Diagram showing how a bonded broadband line works

Mobile wireless / 4G deals

Accessing broadband via a mobile network, as opposed to a phone line, can be a feasible option, especially if 4G (which is nationwide) is near to your property. With possibly quicker connections, you can replace your slower, fixed line service. You are likely to find reasonably priced deals out there too.

Nonetheless, there are disadvantages to relying on this mode of connectivity. One main one is that the strength of the mobile signal may not be strong enough in particular broadband-starved locations. This could greatly impact speeds and result in an unreliable connection.

Unless network providers invest in a data service in a rural area, it can also be a costly alternative, particularly for businesses who might find download limits to be a further constraint.

Fibre-to-the-cabinet service

Fibre-to-the-cabinet service (commonly known as FTTC) is costlier than ADSL but can offer superfast broadband through the laying of fibre optic cables directly from the telephone exchange to the street-side cabinets, which in turn serves streets or small villages.

Connecting to the street-side cabinet can provide a quicker and reliable data connection service, especially when in closer proximity to the cabinet. However, a clear downside to this is that the connection could be poorer when based too far away from the cabinet.

 

Fibre-to-the-premises line

Fibre-to-the-premises (or FTTP) is an enhancement of an FTTC service as it uses fibre optic cables to connect an individual property directly to a street cabinet. It can last a long time once established and can significantly increase internet speeds.

However, despite providing faster connections in most cases, this service can be very expensive to implement (often thousands of pounds) meaning it is better-suited and more cost-effective for larger groups or businesses operating in rural locations, rather than individual residents.

Satellite broadband

An alternative solution is to install a satellite dish on the outside of your business premises or home so that it points towards a satellite. Satellite broadband connectivity is available throughout the UK and can be a preferred option when fibre-optic broadband is too expensive and mobile signals are failing to provide reliable data connectivity. With a satellite connection, all data is downloaded prior to being displayed, meaning it is more suitable for accessing emails and basic web-browsing.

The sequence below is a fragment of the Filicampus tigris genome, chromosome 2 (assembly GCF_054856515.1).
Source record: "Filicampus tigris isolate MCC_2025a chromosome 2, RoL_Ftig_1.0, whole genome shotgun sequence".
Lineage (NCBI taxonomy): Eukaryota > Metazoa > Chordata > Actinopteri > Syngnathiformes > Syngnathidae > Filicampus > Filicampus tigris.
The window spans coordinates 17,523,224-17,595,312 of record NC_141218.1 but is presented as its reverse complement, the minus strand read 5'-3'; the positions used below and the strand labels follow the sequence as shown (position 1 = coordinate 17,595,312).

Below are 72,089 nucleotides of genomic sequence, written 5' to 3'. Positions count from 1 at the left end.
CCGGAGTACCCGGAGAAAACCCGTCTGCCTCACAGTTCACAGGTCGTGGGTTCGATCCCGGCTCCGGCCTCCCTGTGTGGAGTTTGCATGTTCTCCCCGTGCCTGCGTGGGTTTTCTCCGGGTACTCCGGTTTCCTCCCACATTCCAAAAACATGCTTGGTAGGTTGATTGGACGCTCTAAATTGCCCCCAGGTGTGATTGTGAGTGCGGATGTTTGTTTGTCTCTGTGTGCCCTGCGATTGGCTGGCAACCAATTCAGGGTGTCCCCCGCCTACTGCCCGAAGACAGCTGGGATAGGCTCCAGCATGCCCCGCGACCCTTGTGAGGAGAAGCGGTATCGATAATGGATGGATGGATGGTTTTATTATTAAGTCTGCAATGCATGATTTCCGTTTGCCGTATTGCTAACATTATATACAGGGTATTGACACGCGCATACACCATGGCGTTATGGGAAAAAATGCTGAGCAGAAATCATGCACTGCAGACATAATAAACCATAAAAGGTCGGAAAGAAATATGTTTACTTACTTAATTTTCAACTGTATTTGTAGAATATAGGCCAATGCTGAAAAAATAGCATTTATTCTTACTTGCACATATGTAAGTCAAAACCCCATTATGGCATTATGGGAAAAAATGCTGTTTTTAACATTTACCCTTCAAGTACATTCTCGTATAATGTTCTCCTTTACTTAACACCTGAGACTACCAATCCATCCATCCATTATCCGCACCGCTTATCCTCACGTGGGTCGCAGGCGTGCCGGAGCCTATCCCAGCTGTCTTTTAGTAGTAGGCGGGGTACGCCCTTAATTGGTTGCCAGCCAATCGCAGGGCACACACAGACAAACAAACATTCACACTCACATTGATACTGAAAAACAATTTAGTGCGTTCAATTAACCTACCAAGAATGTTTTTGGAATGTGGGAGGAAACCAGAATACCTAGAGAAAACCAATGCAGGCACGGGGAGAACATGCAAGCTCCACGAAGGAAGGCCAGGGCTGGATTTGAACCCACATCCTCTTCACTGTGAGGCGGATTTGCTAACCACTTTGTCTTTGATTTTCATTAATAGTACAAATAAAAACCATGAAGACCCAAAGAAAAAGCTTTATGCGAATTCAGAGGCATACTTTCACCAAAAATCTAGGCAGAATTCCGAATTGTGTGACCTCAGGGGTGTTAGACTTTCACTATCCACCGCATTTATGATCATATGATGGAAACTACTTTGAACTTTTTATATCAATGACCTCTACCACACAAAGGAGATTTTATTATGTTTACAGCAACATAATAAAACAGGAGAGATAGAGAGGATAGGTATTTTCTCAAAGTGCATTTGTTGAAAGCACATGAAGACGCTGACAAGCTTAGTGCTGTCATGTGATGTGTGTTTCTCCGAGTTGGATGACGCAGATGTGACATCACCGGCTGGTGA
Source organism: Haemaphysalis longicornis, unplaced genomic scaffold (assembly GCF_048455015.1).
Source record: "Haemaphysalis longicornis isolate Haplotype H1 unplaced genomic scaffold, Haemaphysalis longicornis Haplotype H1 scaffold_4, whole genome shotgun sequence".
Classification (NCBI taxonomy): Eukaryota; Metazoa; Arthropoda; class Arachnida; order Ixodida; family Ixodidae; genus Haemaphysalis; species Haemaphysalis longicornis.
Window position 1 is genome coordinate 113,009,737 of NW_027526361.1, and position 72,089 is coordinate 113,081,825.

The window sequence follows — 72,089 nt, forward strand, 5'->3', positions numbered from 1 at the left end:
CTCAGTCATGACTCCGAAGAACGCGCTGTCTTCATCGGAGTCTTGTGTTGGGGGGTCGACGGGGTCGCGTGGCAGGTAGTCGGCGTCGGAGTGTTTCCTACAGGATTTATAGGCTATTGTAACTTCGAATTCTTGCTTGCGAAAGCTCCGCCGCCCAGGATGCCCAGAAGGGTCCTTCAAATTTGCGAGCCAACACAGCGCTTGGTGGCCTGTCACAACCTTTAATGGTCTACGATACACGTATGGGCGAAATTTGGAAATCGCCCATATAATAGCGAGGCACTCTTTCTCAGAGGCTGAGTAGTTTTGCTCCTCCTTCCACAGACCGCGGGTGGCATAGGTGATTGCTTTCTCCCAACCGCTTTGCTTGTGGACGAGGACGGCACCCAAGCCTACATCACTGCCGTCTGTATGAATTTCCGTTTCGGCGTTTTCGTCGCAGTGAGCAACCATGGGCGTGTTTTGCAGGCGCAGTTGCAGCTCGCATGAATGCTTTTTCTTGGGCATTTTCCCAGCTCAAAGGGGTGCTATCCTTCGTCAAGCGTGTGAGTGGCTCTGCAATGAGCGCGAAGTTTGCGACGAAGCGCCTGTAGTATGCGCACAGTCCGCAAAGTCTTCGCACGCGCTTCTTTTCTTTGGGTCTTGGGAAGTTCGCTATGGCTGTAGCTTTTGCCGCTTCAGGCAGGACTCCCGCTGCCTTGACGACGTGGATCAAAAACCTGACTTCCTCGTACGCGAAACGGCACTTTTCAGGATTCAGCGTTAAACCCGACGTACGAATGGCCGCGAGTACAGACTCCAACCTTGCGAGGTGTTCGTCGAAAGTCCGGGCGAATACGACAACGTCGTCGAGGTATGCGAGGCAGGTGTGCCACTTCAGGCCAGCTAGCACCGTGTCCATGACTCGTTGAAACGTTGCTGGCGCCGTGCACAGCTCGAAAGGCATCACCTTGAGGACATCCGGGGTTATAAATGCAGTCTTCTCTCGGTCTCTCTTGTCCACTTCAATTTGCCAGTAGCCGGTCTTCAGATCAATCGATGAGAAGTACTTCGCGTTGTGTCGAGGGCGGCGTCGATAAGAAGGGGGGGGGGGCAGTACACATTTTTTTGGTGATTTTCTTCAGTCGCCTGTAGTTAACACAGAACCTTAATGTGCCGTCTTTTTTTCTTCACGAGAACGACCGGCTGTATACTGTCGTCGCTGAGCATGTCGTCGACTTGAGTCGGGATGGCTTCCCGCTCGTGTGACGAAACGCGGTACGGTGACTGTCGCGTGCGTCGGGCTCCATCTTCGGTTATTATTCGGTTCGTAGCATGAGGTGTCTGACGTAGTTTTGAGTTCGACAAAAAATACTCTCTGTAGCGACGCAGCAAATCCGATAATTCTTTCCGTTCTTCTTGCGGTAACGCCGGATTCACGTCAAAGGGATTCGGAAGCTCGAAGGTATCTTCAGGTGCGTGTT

If you are experiencing serious frustration with your broadband service and not achieving speeds of at least 2Mbps, you should qualify for subsided satellite connection. This Government Subsidy Scheme will save you a minimum of £350 on instillation costs, making it a potentially affordable solution.

However, one of the major downsides to installing satellite is that they have poor latency and Ping times. This makes them less effective when using streaming services (e.g. YouTube, Skype, Netflix and gaming) – not ideal when running a business.

In addition to this, they can often have restrictive data allowances or downtime (lag) periods. Ongoing, monthly costs can also be significantly more expensive in comparison to operating a standard broadband package.

A rural road sign warning of slow broadband speeds

Run a speed test on your line

Check out your current broadband speed and monitor it over different time periods and in different weathers to get an overall picture of your service.

To assist in this, Structured Communications have a broadband speed test service which is quick, easy and free to use.

What internet provider should I use?

When choosing a broadband solution, provider or package, you’ll want it to be tailorable to all your requirements. You should consider the following:

  • How much you’re willing to spend
  • The number of people relying on your service
  • The speed of connection you require
  • The range of providers operating in your location

Unlike many other internet service providers (ISPs), Structured Communications own a direct network built by their own quality engineers. They can offer you further advice and expertise if you are experiencing broadband difficulties in your area.

Posted in Broadband.